Scene Around Kennedy Space CenterPage 5SPACEPORT NEWS Page 4SPACEPORT NEWSSept. 5, 2008 Sept. 5, 2008 You are encouraged to send unique story ideas and exciting photos of workers in action for possible publication. Photos should include a short caption with the names and job titles, from left to right. Send e-mail to KSC-Spaceport-News@mail.nasa.gov.Spaceport News Space shuttle Atlantis is moved across the I-beam toward the waiting external fuel tank and twin solid rocket boosters in high bay 3 in the Vehicle Assembly Building. Atlantis has been mated to the tank-booster stack on the mobile launcher platform.NASA/Dimitri Gerondidakis External fuel tank, ET -129, is lowered between the solid rocket boosters for mating on the mobile launcher platform in the Vehicle Assembly Building. The external tank-booster stack will be mated to space shuttle Endeavour for the STS-126 mission. The STS-126 mission will deliver a Multi-Purpose Logistics Module to the International Space Station. Launch is targeted for Nov. 10. NASA/Jack PfallerKennedy Deputy Director Janet Petro talks with with Brig. Gen. Susan Helms, center, at the 2008 Womens Equality Day breakfast on Aug. 26.NASA/Amanda Diller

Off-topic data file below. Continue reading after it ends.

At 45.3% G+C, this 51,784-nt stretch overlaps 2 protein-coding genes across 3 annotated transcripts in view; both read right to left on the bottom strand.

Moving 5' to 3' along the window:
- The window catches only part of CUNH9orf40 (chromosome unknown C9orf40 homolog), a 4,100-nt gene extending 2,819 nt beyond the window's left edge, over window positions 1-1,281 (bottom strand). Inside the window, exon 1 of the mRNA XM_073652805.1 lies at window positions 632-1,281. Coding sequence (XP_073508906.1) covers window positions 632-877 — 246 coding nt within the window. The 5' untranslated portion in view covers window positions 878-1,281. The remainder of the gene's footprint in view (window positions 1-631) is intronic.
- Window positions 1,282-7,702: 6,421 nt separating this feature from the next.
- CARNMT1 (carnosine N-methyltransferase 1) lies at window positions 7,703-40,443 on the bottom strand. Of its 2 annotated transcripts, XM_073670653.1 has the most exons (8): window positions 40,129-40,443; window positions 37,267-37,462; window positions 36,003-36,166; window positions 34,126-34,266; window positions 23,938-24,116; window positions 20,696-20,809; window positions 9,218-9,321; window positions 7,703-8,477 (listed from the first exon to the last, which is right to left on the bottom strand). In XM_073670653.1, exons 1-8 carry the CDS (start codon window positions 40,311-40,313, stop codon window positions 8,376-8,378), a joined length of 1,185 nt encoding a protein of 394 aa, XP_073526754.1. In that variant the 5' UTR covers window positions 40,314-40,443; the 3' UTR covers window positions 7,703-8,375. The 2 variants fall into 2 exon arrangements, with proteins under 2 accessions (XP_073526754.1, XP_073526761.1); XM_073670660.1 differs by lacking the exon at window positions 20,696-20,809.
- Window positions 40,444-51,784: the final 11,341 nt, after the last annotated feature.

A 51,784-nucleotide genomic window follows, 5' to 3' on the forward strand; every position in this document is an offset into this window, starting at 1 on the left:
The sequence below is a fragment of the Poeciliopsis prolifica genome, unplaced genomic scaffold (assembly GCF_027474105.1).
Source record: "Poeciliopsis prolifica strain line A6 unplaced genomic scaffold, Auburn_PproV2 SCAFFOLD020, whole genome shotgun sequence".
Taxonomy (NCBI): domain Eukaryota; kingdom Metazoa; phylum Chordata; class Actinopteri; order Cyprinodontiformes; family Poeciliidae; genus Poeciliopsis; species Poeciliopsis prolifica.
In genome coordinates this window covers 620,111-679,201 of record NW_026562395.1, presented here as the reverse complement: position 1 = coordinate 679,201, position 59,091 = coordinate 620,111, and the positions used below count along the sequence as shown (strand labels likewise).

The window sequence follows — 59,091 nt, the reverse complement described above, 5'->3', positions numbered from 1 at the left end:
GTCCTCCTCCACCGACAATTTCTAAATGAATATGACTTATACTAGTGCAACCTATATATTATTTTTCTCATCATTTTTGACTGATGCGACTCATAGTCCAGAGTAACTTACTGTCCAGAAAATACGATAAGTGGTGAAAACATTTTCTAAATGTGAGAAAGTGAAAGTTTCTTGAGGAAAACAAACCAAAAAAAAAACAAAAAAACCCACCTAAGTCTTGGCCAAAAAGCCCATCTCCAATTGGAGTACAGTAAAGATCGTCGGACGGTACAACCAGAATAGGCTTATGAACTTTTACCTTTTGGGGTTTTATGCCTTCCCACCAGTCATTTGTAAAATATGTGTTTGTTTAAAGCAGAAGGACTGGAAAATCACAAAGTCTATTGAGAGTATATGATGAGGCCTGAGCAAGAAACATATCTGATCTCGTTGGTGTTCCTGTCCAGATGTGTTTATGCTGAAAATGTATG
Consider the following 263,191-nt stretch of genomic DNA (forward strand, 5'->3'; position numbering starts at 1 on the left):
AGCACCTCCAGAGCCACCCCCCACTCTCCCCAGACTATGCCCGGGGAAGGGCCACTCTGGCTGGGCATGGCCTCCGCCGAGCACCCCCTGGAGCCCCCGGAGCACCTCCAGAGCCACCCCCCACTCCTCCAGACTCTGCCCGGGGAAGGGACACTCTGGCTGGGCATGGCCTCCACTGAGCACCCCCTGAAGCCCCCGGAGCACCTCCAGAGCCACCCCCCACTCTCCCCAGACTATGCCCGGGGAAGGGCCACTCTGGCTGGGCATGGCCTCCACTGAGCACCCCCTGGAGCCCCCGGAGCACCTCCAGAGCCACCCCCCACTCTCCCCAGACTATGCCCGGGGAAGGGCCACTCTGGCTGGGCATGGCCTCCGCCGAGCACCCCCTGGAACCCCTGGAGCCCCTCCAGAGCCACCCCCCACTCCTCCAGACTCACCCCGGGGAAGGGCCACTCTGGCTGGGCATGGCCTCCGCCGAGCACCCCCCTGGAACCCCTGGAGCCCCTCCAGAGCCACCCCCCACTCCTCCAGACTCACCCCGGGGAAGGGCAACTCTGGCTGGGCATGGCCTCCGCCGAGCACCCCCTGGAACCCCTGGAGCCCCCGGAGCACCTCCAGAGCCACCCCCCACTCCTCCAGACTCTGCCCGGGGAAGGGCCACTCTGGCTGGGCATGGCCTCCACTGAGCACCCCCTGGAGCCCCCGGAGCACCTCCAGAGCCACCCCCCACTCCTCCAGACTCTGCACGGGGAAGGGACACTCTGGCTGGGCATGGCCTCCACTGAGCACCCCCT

Page 6SPACEPORT NEWSSept. 5, 2008 NASA wont send anything into space that needs to re turn -without a parachute. The idea of a piece of cloth a feather in the breeze dates back an invention by Leonardo da Vinci in the 15th century. Many inventors kept busy during the next 200 years trying to perfect a method of sailing back to earth safely. In 1797, Andrew Garnerin per j u mp. His parachute, when opened, had a canopy that resembled a huge parachute designer to place air vents in the canopy to reduce oscillations and uncontrollable swinging. The rest -as they say -is history. Today, parachutes play a major r o le in NASAs space program. Without them, the safety of return ing astronauts and the reusability o f important equipment would be impossible. Inside the Parachute Refurbish ment Facility at NASAs Kennedy S p ace Center, United Space Alli ance Manager Terry McGugin and E n gineer Dave Hillebrandt head up an expert team of technicians who maintain and refurbish parachutes, keeping them in exceptional work ing condition for future use. Hillebrandt also is lead engineer fo r the Constellation Programs Ares 1 rocket parachute development project. The Ares 1 parachute recov ery system consists of three types o f parachutes: a small pilot chute that pulls out the drogue chute, a drogue chute that slows descent and maneuvers the booster into a vertical position, and three main parachutes that slow the booster more, carrying it to a gentle splashdown. Hillebrandt watched as the performed at the Yuma Proving Grounds in Arizona. The recov ery system successfully brought a 4 6 ,000-pound-plus load of equip ment and sensors, slowly and safely stone for the Constellation Program. It was really a complex test, H i llebrandt said.By Elaine M. MarconiSpaceport News When asked how the Orion C r ew Exploration Vehicle para chutes compare to the booster c h utes, Hillebrandt says its all in the weight. Boosters have three main chutes, weighing 2,000 pounds each, whereas capsule chutes only weigh 350 pounds each. Although similar to the space s h uttles parachute system, the Ares recovery system is designed to be much larger and stronger because stage rocket and because of a higher separation altitude of 189,000 feet above sea level. Both the Ares parachutes and t h e ones for the space shuttle are processed in the parachute facility. Hillebrandt and his team work on every aspect of the Ares parachutes in the building which covers 18,000 square feet and is bigger than two side-by-side basketball courts. The building is mainly used to p r ocess space shuttle parachutes. After NASAs retrieval ships, Lib erty Star and Freedom Star, carefully r e cover the space shuttle solid rocket booster parachutes from the water, theyre transported back to the refur bishment facility at Kennedy Space C e nter. The chutes are stretched out on an 11,000 square-foot outdoor deck where the suspension lines are untangled. Next, the chutes are hung by h a nd onto L-shaped hooks attached to a monorail system that carries them into a monster-sized washer. After hours of sloshing in a 25,000gallon tank to cleanse the fabric of debris and minerals, the monorail moves the chute into a mammoth dryer. When the drying cycle is complete, the monorail snakes its way through the building for the next processing step -repair and re-pack. The Ares parachutes are even b i gger. To understand the colossal size of them, imagine a cluster of three brightly-colored canopies that cover more than two acres and is from end-to-end, 325 feet long. Kevlar makes these new para chutes stronger and lighter than their n y lon predecessors. Although the same-sized container and weighs less. The canopys open-spac ing design, originally invented by G a rnerin, is still being used. Todays canopy consists of strong strips of material sewn together in a latticework design, which looks similar to pie-crust top. This design allows the canopy, stabilizing the entire stack. The strength needed for the s u spension lines to support a more than 200,000 pound object from an elevation of 189,000 feet is tested by the refurbishment team on several tensile-strength machines. Technicians work on gigantic s e wing machines to repair the fabric and 165 foot long suspension lines, while 3,500 square feet of table top accommodate the careful folding and packing of the parachutes for Ares, the next test. This is a monumental feat, s a id McGugin about the size and scope of the work being done at the facility. The parachute recovery system rocket will be topped by a simulated Orion crew vehicle. In the future, the Ares 1 rocket w i ll carry the Orion capsule with four to six astronauts into orbit and deliver supplies to the International Space Station.Parachutes for the Ares rockets are being prepared for packing in the Parachute Refurbishment Facility at Kennedy Space Center. Ares I is an in-line, two-stage rocket that will transport the Orion crew exploration vehicle design used for the shuttle. As with the shuttle, this booster will fall away when spent, lowered by parachute into the Atlantic Ocean where it can be retrieved and reused.NASA